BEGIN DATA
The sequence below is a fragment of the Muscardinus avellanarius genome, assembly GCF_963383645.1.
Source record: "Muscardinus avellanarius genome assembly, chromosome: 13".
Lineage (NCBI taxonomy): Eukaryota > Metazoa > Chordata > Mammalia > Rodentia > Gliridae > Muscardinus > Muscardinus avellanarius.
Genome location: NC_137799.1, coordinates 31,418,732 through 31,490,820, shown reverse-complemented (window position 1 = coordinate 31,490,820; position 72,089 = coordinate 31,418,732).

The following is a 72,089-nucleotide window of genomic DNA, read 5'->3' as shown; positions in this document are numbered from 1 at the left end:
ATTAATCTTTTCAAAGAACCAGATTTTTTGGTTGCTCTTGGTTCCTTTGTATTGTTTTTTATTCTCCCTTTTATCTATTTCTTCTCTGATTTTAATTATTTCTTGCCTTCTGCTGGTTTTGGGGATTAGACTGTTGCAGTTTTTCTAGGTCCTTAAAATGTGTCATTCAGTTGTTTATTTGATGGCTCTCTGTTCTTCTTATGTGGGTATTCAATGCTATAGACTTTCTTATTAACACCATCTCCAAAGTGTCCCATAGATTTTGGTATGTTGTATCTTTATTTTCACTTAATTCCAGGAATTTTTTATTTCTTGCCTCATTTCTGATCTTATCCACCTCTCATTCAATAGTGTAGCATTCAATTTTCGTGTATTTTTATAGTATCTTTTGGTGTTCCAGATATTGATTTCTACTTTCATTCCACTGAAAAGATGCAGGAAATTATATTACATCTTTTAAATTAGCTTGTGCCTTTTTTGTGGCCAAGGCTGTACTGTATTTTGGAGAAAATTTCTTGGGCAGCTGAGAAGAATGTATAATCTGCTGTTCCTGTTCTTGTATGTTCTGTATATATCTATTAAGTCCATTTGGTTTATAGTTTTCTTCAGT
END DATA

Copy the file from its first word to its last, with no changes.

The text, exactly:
The sequence below is a fragment of the Muscardinus avellanarius genome, assembly GCF_963383645.1.
Source record: "Muscardinus avellanarius genome assembly, chromosome: 13".
Lineage (NCBI taxonomy): Eukaryota > Metazoa > Chordata > Mammalia > Rodentia > Gliridae > Muscardinus > Muscardinus avellanarius.
Genome location: NC_137799.1, coordinates 31,418,732 through 31,490,820, shown reverse-complemented (window position 1 = coordinate 31,490,820; position 72,089 = coordinate 31,418,732).

The following is a 72,089-nucleotide window of genomic DNA, read 5'->3' as shown; positions in this document are numbered from 1 at the left end:
ATTAATCTTTTCAAAGAACCAGATTTTTTGGTTGCTCTTGGTTCCTTTGTATTGTTTTTTATTCTCCCTTTTATCTATTTCTTCTCTGATTTTAATTATTTCTTGCCTTCTGCTGGTTTTGGGGATTAGACTGTTGCAGTTTTTCTAGGTCCTTAAAATGTGTCATTCAGTTGTTTATTTGATGGCTCTCTGTTCTTCTTATGTGGGTATTCAATGCTATAGACTTTCTTATTAACACCATCTCCAAAGTGTCCCATAGATTTTGGTATGTTGTATCTTTATTTTCACTTAATTCCAGGAATTTTTTATTTCTTGCCTCATTTCTGATCTTATCCACCTCTCATTCAATAGTGTAGCATTCAATTTTCGTGTATTTTTATAGTATCTTTTGGTGTTCCAGATATTGATTTCTACTTTCATTCCACTGAAAAGATGCAGGAAATTATATTACATCTTTTAAATTAGCTTGTGCCTTTTTTGTGGCCAAGGCTGTACTGTATTTTGGAGAAAATTTCTTGGGCAGCTGAGAAGAATGTATAATCTGCTGTTCCTGTTCTTGTATGTTCTGTATATATCTATTAAGTCCATTTGGTTTATAGTTTTCTTCAGT